Reason Roundup

The Weird Politics of Biden's Ban on Russian Oil and Gas

Plus: Misconceptions about public opinion, suit challenging D.C. therapy rules moves forward, and more...


Yesterday, President Joe Biden revealed plans to ban Russian oil and gas imports. "Today, I'm announcing that the United States is targeting a main artery of Russia's economy," said Biden. "We are banning all imports of Russian oil and gas." 

"Symbolically, it's an important move," said Director of National Intelligence Avril Haines.

The ban says, quite loudly, Americans don't want or need oil or gas from Vladimir Putin's warmongering, authoritarian regime. OK. But it's not exactly a bright moral stance, since the U.S. gets much of its oil and gas from other not-so-great regimes and banning Russian imports will only up our reliance on those other countries.

"The reality is if we're not getting this oil from Russia, we're likely going to be importing more from another brutal dictator," Sen. Chris Murphy (D–Conn.) told CNN's Jake Tapper.

"Instead of buying 3% of our oil from Russia, helping fund their aggression against Ukraine, we'll likely increase on the 8% of our oil we import from Saudi Arabia and UAE, helping fund their Yemeni genocide," commented economist Tarnell Brown.

U.S. officials have been talking to Venezuelan President Nicolas Maduro and may ease oil trading sanctions on Venezuela. And "Biden may travel to Saudi Arabia as the US works to convince the kingdom to increase its production," CNN reports.

The majority of our oil—around 65 percent—is produced domestically, with Canada, Mexico, and Saudi Arabia as our next biggest suppliers. "Russia last year accounted for about 3 percent of U.S. foreign imports of crude oil, and about 1 percent of the U.S. supply overall," reports The Hill.

Still, oil and gas prices in the U.S. are now likely to go up. "In Russia, the damage is likely to be large and immediate," reports Reuters. "JPMorgan estimates that its economy will contract by 12.5% from peak to trough."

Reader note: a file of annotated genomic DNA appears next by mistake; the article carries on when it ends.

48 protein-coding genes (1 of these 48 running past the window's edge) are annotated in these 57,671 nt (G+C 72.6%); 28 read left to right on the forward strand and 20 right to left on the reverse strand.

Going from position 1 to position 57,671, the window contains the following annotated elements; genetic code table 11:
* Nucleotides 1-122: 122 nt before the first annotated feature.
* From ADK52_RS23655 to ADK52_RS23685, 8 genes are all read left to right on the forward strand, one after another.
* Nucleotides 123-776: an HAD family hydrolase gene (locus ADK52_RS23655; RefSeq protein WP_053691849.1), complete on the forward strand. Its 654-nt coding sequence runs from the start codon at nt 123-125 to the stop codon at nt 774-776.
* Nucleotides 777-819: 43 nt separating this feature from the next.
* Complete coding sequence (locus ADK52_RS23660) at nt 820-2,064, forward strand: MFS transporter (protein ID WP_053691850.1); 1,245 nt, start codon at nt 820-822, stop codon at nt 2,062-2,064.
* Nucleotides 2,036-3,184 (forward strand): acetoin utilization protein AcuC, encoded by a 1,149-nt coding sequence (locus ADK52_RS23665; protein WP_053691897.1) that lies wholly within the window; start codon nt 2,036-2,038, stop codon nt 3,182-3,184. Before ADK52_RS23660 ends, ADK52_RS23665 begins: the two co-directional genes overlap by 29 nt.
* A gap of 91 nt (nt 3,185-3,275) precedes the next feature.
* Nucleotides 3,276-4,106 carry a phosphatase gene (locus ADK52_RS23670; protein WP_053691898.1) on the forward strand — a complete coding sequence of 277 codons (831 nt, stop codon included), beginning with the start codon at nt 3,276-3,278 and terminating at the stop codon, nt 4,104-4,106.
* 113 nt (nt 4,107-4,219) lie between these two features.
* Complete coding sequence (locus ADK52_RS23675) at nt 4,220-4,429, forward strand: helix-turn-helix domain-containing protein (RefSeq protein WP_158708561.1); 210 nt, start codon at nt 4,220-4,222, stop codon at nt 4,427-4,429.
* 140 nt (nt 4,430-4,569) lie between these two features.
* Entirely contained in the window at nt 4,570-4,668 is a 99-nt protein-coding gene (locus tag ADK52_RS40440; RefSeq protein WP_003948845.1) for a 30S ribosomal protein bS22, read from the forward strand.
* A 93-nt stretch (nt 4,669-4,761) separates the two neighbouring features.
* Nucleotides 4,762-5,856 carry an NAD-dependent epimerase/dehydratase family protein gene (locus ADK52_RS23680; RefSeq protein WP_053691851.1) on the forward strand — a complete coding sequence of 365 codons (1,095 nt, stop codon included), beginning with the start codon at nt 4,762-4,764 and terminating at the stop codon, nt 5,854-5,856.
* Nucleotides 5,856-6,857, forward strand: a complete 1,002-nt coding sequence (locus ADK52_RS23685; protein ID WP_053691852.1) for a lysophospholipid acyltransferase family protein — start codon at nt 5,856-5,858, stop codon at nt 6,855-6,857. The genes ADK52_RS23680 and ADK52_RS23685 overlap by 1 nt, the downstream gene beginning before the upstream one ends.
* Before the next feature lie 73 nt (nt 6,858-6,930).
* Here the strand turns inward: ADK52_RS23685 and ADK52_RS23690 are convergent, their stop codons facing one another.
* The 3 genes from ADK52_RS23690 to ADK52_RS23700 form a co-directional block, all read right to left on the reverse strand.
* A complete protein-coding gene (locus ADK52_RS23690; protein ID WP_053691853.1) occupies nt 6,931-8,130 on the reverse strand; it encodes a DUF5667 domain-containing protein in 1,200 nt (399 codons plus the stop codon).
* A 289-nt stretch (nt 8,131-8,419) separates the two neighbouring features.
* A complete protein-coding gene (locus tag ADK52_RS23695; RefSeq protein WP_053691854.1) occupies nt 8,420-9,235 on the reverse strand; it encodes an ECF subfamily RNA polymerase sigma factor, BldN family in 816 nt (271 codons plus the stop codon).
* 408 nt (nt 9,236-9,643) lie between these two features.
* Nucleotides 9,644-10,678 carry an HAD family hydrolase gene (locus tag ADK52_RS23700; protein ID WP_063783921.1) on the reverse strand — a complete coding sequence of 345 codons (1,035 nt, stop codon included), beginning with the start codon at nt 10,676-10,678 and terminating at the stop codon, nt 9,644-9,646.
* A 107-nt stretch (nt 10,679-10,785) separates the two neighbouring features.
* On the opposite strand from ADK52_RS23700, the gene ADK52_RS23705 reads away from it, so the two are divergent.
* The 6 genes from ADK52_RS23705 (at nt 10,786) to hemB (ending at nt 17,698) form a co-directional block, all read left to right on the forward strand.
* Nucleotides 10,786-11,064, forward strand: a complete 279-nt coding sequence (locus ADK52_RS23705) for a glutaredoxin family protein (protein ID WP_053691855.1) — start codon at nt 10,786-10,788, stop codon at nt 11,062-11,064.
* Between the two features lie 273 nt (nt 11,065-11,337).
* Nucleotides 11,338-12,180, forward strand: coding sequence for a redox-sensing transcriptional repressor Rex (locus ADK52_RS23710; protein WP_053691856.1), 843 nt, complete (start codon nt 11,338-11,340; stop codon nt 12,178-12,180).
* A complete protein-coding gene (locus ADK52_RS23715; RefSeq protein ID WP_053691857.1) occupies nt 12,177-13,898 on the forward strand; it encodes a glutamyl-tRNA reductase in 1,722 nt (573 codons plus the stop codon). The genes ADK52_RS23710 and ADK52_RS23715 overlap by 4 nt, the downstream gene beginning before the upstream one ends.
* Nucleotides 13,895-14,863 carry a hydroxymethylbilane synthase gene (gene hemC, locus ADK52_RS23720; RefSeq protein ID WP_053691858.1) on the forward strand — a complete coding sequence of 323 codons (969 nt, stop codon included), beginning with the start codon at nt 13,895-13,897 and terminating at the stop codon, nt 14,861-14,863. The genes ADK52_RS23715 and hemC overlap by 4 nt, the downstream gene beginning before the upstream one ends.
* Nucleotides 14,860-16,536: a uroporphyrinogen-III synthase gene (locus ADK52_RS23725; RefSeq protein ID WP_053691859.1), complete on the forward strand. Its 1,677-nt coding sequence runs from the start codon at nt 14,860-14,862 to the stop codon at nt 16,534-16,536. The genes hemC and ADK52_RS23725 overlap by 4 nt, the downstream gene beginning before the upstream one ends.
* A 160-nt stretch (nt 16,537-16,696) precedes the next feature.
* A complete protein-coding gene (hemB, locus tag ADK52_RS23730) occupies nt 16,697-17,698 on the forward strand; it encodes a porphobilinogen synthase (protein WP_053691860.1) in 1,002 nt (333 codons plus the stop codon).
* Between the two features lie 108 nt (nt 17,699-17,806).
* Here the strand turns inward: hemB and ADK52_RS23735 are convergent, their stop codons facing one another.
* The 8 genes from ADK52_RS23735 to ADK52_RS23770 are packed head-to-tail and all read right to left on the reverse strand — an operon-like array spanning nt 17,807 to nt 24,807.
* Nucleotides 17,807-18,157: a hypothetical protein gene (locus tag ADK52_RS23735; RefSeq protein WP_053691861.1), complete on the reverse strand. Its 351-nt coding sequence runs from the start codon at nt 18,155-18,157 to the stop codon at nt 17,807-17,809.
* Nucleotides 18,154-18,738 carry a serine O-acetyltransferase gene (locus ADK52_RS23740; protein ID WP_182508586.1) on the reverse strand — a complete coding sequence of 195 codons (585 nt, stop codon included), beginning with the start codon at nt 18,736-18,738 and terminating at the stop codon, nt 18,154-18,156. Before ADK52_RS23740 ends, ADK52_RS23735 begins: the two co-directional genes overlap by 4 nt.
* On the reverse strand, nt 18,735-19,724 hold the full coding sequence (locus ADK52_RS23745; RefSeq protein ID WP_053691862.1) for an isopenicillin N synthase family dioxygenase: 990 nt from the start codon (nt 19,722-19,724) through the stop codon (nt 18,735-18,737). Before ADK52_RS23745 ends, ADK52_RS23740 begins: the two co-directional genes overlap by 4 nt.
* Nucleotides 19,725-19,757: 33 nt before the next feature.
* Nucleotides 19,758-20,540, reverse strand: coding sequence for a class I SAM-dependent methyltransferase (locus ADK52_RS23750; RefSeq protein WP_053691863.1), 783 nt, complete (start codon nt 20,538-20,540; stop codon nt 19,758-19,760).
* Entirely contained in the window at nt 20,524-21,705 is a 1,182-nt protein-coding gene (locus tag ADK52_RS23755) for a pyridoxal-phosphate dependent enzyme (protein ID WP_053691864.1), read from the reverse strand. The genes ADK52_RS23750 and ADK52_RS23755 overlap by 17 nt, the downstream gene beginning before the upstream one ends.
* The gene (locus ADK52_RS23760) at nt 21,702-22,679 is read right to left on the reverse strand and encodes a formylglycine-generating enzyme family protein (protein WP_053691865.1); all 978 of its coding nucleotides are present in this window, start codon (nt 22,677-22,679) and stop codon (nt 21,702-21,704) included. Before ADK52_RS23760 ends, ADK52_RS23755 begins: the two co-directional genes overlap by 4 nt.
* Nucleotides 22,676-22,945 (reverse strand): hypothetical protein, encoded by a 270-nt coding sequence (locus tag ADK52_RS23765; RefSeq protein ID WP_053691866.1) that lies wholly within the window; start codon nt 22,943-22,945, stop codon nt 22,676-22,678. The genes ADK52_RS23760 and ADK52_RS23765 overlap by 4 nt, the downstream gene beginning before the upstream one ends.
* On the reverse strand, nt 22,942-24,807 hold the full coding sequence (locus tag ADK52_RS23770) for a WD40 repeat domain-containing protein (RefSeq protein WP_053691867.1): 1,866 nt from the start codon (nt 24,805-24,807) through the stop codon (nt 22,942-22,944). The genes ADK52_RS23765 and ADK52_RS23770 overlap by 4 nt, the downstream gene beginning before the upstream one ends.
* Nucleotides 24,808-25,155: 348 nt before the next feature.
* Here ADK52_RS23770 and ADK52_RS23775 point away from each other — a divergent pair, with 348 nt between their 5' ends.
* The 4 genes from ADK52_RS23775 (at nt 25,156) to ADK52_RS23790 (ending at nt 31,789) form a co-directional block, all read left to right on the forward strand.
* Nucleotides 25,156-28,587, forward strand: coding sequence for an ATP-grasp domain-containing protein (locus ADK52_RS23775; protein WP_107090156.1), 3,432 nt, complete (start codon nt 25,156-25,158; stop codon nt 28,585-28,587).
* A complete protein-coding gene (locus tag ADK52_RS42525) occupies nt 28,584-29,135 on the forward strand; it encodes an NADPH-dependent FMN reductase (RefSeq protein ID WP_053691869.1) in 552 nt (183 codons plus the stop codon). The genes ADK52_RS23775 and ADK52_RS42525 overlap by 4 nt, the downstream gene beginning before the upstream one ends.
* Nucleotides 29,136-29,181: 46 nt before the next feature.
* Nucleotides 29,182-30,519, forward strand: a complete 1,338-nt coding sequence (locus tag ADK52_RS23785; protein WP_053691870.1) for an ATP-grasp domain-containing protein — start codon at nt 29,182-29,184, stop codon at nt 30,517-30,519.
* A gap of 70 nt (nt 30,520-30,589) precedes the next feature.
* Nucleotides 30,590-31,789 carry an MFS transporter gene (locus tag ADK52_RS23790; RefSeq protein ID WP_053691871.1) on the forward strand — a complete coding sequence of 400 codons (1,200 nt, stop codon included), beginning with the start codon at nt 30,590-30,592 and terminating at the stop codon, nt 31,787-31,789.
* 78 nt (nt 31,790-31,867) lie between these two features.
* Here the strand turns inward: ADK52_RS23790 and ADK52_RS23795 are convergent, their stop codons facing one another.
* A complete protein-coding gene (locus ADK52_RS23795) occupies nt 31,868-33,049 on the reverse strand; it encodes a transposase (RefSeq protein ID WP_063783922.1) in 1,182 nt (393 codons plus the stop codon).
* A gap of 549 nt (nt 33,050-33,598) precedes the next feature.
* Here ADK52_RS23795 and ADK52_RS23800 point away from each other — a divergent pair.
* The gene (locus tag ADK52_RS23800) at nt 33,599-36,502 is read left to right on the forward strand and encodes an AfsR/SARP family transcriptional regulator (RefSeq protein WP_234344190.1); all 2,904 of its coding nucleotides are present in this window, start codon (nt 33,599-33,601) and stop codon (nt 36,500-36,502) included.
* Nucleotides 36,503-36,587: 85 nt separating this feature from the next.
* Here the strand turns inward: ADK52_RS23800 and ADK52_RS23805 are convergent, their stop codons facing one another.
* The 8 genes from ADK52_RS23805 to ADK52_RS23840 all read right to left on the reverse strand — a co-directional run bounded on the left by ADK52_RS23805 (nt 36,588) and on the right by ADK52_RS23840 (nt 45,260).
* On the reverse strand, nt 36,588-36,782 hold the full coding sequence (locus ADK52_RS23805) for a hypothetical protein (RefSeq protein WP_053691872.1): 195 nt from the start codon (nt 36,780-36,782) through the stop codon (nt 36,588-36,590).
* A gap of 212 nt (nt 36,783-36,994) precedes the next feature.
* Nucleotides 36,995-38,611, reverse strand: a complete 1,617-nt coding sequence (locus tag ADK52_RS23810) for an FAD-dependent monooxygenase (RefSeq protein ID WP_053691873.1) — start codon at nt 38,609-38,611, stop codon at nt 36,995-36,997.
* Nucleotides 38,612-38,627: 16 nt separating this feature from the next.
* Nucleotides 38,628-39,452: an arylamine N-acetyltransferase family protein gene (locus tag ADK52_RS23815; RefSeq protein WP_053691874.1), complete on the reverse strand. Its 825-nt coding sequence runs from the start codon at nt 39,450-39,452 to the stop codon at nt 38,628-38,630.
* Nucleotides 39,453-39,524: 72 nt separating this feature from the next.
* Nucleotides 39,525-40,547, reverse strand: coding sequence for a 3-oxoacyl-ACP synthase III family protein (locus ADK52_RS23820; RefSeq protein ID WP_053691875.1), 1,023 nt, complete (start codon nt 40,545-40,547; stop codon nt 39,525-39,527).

Lawmakers from both parties have been calling for a Russian oil and gas ban.

But some—like Rep. Ilhan Omar (D–Minn.)—have been speaking out against it. "That's not only going to have a devastating impact on the people of Russia, but on Europe as well," Omar said on Rising. "When we're having these conversations, they can't be about just the immediate, gratifying response that we want to come up with."

Already, climate activists—and Biden—see this as supporting environmental protections and shifts to electric vehicles. "Transforming our economy to run on electric vehicles, powered by clean energy, will mean that no one will have to worry about gas prices," tweeted Biden.  "It will mean tyrants like Putin won't be able to use fossil fuels as a weapon."

But supporters of the Keystone XL pipeline and fewer regulations on energy production also see the ban as bolstering these positions. "Now Biden must immediately lift every roadblock to American energy production!" tweeted U.S. Rep. Andy Biggs (R–Ariz.). "Banning Russian oil without unleashing American energy will only further hurt us."

Meanwhile, Sen. Elizabeth Warren (D–Mass.) has found a way to make this about corporate profits and raising taxes.


New research suggests public perceptions about public perceptions are off:


Virtual therapy case can proceed. A challenge to D.C.'s strict rules surrounding professional counseling can move forward, a federal court said. The city does not allow out-of-state therapists to provide counseling to people in D.C. under most circumstances. The lawsuit, which I wrote about in 2020, was brought by licensed professional counselor Elizabeth Brokamp—who wanted to counsel patients in D.C. remotely from her home in Northern Virginia as the pandemic started—and the libertarian public interest firm Institute for Justice. The U.S. District Court for the District of Columbia on Monday denied the city's motion to dismiss the suit.


• Rep. Jamie Raskin (D–Md.) and Rep. Nancy Mace (R–S.C.) are calling on the Government Accountability Office to "conduct a comprehensive review of Federal Bureau of Investigation's (FBI) practice of surveilling individuals and groups through activities it classifies as 'assessments.'"

• U.S. lawmakers have reintroduced a bill (stalled in 2019) to study the effects of the federal sex-ads ban known as FOSTA.

• A federal court has ruled that "authorities in Virginia violated the Constitution when they used Google location data to find people who were near the scene of a 2019 bank robbery," NBC News reports.